Electing to have a baby or unexpectedly falling pregnant involves changes to all aspects of life. Although some people seek to have a baby on their own (using donor conception), the majority of people choose this next stage of life within the context of a relationship.
When couples embark on the conception journey, they may be surprised at the time it takes to fall pregnant, and may turn to fertility treatment in order to conceive. This can be stressful. Some couples find themselves pregnant before they feel 'ready' to have a baby, or may be at different levels of readiness.
Pregnancy and birth can be stressful, with morning sickness, worries about the health of the baby and mother, or an unexpectedly difficult birth. Other life stressors may occur at the time of pregnancy or when a baby comes along.
If pre-existing relationship issues have not been addressed, the birth of a baby can add further strain to the relationship, and negative spirals of communication can ensue. The couple relationship may also be strained by the relentlessness of caring for an infant, sleep deprivation, differing opinions about parenting, anxiety, stress, depression, income changes, communication difficulties, and differences in roles and responsibilities at this new stage of life.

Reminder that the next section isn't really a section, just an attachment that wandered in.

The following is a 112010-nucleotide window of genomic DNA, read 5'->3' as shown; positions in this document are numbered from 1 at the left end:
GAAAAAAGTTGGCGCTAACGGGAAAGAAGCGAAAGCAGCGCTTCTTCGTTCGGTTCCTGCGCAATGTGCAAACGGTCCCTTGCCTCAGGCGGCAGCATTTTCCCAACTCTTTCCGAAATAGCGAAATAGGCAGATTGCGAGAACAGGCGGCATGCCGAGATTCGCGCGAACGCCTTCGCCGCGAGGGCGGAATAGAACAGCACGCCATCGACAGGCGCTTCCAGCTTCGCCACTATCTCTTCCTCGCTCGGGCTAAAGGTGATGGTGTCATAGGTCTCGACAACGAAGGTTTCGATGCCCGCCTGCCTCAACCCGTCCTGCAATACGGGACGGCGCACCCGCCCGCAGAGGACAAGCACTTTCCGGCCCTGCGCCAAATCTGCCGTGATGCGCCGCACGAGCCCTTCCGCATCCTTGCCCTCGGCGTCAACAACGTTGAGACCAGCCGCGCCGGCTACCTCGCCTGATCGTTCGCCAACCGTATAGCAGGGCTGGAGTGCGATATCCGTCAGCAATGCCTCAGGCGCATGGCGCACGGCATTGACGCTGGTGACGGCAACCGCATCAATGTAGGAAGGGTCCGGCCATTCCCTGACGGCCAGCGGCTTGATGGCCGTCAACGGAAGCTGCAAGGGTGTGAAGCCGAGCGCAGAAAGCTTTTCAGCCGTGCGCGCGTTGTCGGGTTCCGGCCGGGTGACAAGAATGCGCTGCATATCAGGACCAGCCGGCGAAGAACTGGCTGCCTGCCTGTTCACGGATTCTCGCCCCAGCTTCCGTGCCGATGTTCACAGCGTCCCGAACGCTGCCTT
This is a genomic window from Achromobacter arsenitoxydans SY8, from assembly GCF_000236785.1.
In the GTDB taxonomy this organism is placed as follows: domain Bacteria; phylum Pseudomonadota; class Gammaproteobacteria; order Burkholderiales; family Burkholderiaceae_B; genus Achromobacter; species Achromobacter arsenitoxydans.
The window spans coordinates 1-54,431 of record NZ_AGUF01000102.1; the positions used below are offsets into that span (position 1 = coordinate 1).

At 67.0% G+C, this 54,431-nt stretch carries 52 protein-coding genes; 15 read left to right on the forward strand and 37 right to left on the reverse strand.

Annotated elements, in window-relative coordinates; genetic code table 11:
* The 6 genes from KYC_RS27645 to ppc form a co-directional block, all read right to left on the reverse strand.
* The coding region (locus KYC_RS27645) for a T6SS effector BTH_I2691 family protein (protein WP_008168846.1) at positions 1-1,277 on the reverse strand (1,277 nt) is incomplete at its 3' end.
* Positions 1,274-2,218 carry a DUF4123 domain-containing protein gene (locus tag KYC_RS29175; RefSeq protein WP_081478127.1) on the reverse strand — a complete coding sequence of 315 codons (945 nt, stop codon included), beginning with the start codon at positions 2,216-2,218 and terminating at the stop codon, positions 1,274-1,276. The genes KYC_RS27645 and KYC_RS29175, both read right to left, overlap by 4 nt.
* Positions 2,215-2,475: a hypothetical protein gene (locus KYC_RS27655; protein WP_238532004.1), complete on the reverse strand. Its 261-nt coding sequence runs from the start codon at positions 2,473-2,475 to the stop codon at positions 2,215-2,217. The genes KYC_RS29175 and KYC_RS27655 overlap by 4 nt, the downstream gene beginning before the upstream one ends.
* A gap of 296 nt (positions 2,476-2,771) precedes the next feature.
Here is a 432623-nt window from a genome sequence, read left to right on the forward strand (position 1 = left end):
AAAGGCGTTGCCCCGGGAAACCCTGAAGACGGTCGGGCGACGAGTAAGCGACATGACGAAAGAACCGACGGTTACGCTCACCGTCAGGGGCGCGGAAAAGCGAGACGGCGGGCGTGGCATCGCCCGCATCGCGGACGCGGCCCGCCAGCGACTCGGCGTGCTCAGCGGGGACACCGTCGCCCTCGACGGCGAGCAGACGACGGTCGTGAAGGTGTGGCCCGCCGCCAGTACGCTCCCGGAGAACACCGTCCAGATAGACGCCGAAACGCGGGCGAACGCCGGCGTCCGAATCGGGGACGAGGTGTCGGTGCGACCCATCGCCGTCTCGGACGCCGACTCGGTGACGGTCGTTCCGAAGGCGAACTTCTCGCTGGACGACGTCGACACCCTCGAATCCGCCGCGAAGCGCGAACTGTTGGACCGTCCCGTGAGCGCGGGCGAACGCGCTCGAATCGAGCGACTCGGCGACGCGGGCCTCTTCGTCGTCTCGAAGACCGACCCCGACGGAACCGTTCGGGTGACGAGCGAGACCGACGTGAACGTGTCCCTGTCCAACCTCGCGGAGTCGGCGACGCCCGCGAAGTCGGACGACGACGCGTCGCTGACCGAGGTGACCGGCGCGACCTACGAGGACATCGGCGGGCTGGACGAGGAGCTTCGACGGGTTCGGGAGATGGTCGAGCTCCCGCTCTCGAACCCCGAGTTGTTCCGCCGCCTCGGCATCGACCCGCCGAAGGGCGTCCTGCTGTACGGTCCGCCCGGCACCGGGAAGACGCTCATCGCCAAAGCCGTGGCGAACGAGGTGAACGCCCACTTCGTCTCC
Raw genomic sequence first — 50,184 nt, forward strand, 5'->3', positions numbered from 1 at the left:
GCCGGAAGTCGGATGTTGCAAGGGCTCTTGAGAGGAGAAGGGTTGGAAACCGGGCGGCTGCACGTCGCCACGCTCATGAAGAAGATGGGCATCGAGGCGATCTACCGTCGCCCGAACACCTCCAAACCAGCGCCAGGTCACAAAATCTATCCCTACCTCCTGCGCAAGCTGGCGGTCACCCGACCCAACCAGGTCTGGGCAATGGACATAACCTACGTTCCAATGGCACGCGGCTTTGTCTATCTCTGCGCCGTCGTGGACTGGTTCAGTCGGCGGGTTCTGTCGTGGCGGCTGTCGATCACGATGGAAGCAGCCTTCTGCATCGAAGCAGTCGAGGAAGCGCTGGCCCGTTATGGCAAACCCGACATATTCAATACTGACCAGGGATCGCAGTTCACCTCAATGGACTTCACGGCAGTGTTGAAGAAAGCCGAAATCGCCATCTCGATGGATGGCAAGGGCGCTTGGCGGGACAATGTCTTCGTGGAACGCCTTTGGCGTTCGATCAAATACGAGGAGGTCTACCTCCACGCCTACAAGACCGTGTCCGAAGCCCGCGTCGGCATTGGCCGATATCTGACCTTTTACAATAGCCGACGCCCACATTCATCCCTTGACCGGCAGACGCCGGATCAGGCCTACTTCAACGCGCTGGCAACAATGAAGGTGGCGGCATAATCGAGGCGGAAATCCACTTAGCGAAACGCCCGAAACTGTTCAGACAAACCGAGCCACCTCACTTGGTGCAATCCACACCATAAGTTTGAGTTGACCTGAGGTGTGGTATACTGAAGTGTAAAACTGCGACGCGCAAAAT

Physical intimacy may have waned or may be non-existent. This is not a problem unless it is a problem for one or both people in the couple. However, if this also results in a loss of emotional connection it may take a toll on the relationship.
When couples wish to work on their relationship, address hurts, challenges or differences, or negotiate roles and responsibilities, couples therapy can be useful.
Please note that all of our psychologists see couples in the context of perinatal loss and pregnancy decision-making. Specific couples therapy for addressing relationship problems is provided by Anna Costello or by couples therapists suggested by your GP or psychologist.